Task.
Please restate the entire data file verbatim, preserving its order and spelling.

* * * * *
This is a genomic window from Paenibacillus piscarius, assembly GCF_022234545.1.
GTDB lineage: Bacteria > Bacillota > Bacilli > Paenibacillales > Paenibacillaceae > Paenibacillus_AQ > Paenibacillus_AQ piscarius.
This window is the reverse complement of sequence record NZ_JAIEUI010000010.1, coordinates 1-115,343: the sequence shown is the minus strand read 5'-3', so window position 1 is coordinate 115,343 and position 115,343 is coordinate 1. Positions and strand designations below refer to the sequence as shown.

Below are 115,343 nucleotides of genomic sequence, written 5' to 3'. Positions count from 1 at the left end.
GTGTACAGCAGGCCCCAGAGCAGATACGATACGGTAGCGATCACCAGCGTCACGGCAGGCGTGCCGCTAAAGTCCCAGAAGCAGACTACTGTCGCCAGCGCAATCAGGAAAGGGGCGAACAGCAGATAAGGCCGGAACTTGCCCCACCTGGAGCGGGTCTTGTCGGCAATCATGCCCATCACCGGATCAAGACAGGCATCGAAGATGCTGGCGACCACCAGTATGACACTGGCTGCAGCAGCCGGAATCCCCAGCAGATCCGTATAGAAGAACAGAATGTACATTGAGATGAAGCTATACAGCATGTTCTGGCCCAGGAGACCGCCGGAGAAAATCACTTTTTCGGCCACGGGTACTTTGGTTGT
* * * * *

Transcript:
This is a genomic window from Paenibacillus piscarius, assembly GCF_022234545.1.
GTDB lineage: Bacteria > Bacillota > Bacilli > Paenibacillales > Paenibacillaceae > Paenibacillus_AQ > Paenibacillus_AQ piscarius.
This window is the reverse complement of sequence record NZ_JAIEUI010000010.1, coordinates 1-115,343: the sequence shown is the minus strand read 5'-3', so window position 1 is coordinate 115,343 and position 115,343 is coordinate 1. Positions and strand designations below refer to the sequence as shown.

Below are 115,343 nucleotides of genomic sequence, written 5' to 3'. Positions count from 1 at the left end.
GTGTACAGCAGGCCCCAGAGCAGATACGATACGGTAGCGATCACCAGCGTCACGGCAGGCGTGCCGCTAAAGTCCCAGAAGCAGACTACTGTCGCCAGCGCAATCAGGAAAGGGGCGAACAGCAGATAAGGCCGGAACTTGCCCCACCTGGAGCGGGTCTTGTCGGCAATCATGCCCATCACCGGATCAAGACAGGCATCGAAGATGCTGGCGACCACCAGTATGACACTGGCTGCAGCAGCCGGAATCCCCAGCAGATCCGTATAGAAGAACAGAATGTACATTGAGATGAAGCTATACAGCATGTTCTGGCCCAGGAGACCGCCGGAGAAAATCACTTTTTCGGCCACGGGTACTTTGGTTGT